Monday, December 8, 2014

Mining Your Ideas by Pat Miller

It was the third week of January. I had asked my kindergarten students what special day was coming up on February 2. They guessed Valentine’s Day, Halloween, and Mother’s Day. I gave them a hint, “It’s the day when a small, furry animal pops up out of its hole to tell the weather.”
The five year-olds were stumped. Suddenly, one boy pumped his arm and said, “I know! I know!” When I asked him which animal popped up, he replied with enthusiasm. “It’s the armadillo!”
Not surprising for a child from Texas where there are no wild groundhogs. When the class left, I quickly jotted the conversation in my idea book. It remained there for two years until I needed to write a manuscript for credibility in my local SCBWI. After 33 rejections over two more years, Substitute Groundhog popped up out of its hiding place in my writer’s journal and went on to become a Junior Library Guild selection. It was reissued as an audio book, and was translated into French. Not bad for a “wrong” answer!

Perhaps you have a notebook or file of ideas, especially if you participated in Tara Lazar's Picture Book Idea Month. You've jotted down a lot of ideas and sparks of stories. Perhaps you’ve even earned your PiBoIdMo Badge of Completion. Now what?

First, let me ask if you know the story of Petunia. She was a goose who thought that carrying around a thick book under her wing was enough to make her smart. It wasn’t till she deciphered the word “dynamite” as “candy”, that the disastrous results blew open the book. Only then did Petunia realize that she had to begin the hard work of reading the book to become smarter.
For us writers, it's not enough to be content with capturing ideas. Now it’s time to begin the hard work of writing or illustrating the book. It’s not enough to be smug about the ideas we have tucked under the wing of our writing journals. Today is the perfect day to take the next step.
Turn back to your idea(s) and add something to the first story that catches your imagination. Extrapolate a plot point. Describe the main character. Write down what could go wrong for the character. No need to fully flesh out the story—unless it insists you do so. Repeat the process tomorrow with your second idea. In spite of the holiday busyness, keep going to your desk each day, fanning each spark a little more until one catches fire.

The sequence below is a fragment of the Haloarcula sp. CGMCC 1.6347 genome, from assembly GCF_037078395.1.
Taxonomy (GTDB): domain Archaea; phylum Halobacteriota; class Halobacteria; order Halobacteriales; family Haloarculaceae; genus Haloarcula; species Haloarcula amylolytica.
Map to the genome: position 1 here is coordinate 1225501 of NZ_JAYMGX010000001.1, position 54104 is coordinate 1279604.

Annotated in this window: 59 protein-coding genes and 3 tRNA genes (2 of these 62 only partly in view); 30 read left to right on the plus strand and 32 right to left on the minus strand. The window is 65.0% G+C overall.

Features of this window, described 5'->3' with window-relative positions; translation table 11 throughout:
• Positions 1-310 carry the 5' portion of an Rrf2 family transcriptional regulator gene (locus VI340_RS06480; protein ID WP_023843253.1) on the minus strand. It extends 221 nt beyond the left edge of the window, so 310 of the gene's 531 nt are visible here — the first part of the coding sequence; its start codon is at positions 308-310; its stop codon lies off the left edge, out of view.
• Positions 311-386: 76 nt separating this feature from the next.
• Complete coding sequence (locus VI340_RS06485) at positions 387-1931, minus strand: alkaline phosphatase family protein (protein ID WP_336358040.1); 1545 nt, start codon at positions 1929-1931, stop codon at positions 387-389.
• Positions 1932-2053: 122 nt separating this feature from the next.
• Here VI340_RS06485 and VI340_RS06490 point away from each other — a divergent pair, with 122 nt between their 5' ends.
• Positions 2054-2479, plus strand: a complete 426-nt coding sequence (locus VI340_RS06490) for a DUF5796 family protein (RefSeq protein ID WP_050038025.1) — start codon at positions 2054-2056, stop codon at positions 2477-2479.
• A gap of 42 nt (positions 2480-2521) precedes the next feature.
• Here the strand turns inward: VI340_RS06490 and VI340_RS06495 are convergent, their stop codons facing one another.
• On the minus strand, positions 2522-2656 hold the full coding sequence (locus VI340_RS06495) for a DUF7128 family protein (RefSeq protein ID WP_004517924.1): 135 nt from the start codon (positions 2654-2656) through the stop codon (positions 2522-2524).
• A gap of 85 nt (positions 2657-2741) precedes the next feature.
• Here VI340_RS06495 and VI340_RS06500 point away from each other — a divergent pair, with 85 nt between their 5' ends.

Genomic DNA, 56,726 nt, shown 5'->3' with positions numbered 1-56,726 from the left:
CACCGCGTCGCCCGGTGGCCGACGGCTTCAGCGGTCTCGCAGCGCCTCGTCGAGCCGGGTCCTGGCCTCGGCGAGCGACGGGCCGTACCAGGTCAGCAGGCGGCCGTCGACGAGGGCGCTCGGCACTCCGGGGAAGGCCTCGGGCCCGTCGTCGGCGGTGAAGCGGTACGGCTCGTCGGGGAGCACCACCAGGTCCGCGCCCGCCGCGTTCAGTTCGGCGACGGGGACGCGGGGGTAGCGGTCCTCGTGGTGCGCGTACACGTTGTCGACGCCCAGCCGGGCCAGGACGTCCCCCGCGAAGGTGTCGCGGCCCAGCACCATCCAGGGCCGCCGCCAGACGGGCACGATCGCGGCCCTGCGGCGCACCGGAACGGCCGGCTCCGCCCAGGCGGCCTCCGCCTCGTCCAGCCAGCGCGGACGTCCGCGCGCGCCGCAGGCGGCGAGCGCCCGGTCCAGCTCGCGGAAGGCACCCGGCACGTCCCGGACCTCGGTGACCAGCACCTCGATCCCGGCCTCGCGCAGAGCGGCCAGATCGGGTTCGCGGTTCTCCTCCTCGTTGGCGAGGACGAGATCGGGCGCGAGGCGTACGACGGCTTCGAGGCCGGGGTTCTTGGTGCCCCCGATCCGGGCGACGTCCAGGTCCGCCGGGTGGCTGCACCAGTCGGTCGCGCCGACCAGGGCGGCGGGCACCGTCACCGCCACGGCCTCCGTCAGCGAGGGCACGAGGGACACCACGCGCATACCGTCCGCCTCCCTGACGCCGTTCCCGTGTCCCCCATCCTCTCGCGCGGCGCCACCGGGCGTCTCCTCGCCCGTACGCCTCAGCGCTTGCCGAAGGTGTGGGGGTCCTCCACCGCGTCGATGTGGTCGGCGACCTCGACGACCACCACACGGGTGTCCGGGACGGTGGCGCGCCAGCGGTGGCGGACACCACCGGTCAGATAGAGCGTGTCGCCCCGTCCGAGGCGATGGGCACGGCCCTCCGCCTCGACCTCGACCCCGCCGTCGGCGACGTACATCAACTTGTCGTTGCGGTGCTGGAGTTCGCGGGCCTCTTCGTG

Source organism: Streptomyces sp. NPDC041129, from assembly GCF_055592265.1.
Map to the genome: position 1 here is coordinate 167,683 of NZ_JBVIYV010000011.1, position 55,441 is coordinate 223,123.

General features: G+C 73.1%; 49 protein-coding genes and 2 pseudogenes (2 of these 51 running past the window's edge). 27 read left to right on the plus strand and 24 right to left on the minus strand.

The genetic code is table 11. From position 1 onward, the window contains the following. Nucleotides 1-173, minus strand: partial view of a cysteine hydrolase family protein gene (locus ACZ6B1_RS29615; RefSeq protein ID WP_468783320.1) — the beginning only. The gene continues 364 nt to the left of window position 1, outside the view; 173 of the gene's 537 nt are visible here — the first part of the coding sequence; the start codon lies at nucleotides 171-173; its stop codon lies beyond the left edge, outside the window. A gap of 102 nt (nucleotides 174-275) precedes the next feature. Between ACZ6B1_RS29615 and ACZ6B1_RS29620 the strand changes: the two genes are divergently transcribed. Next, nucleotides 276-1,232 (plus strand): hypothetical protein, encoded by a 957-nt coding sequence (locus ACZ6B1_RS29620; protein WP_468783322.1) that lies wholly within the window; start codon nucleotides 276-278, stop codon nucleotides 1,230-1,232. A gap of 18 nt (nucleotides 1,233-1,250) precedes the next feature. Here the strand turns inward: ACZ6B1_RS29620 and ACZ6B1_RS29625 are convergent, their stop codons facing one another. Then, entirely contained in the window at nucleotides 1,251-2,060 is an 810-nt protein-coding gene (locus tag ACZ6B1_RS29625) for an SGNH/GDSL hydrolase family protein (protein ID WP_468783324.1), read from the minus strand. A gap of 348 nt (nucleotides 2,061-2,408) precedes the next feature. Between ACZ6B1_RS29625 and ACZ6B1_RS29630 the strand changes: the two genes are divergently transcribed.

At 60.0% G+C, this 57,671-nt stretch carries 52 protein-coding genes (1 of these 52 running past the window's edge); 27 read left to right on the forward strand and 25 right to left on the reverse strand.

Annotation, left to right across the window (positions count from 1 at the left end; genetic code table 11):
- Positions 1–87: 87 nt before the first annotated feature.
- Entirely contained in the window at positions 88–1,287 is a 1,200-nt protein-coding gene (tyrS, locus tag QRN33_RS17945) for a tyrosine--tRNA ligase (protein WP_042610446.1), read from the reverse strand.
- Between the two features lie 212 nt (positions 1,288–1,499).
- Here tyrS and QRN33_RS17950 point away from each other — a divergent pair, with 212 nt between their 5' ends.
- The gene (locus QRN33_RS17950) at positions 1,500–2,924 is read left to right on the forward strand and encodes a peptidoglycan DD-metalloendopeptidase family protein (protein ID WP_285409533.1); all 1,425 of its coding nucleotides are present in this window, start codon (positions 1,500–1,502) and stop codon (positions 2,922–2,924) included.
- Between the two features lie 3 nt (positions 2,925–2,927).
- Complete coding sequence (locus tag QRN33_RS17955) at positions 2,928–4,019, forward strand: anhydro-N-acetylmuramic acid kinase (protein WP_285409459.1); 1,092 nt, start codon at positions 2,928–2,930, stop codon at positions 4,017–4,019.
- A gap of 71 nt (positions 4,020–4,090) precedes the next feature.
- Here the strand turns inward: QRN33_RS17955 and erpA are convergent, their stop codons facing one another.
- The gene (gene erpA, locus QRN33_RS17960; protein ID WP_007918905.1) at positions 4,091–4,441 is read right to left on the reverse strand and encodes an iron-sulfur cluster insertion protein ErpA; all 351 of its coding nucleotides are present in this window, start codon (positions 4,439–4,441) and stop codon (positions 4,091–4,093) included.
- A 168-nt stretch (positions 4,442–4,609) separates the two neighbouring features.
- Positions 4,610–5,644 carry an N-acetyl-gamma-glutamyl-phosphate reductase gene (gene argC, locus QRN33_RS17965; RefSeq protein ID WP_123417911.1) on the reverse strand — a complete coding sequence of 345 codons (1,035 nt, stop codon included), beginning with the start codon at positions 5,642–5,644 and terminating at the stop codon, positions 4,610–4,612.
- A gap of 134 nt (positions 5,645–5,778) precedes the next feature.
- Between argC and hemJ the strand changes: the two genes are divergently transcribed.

This is the process that will take your ideas and carry them through to possibility. Mining your ideas each day will eventually lead you to gold. You never know what will pop up out of the ground until you dig for it. Good luck with your own armadillos!
A version of this post first appeared on December 1, 2011, Tara Lazar's Picture Book Idea Month.


  1. Very fun to read how that book came to be! Thanks for the encouragement today, Pat! I hope you're feeling better!

  2. Loved that book! Great post! and it is so true. Now that PiBoIdMo has finished we really have to take those ideas and run with them! Thanks Pat.

  3. Great project development ideas! Thank you Pat and feel better soon!


  4. Great book. And down in TX it is the armadillo that predicts spring, right?

  5. What a fabulous post! Super reminder. I am going to try to do just this! Thanks, Pat. :)

  6. Every day I find out a sweet book that I'm so glad to be introduced to and PETUNIA sounds like another for the list.
    Appreciations for your encouragement on the p.b. ideas. I have written one d r a f t from the PiBoIdMo, which I did complete this year. Feeling pumped.

  7. I vaguely remember Petunia, Pat. Gonna have to look her back up. Great way to methodically get through the whole stack. I have bits and pieces for 2 years now- this would be great Morning Pages exercises. May the crud pipe down and hibernate.

  8. Pat: Your words of encouragement to continue taking our ideas from PiBoIdMo to the next level is excellent advice. I must not be like Petunia and just carry them around untouched. Thank you. ~Suzy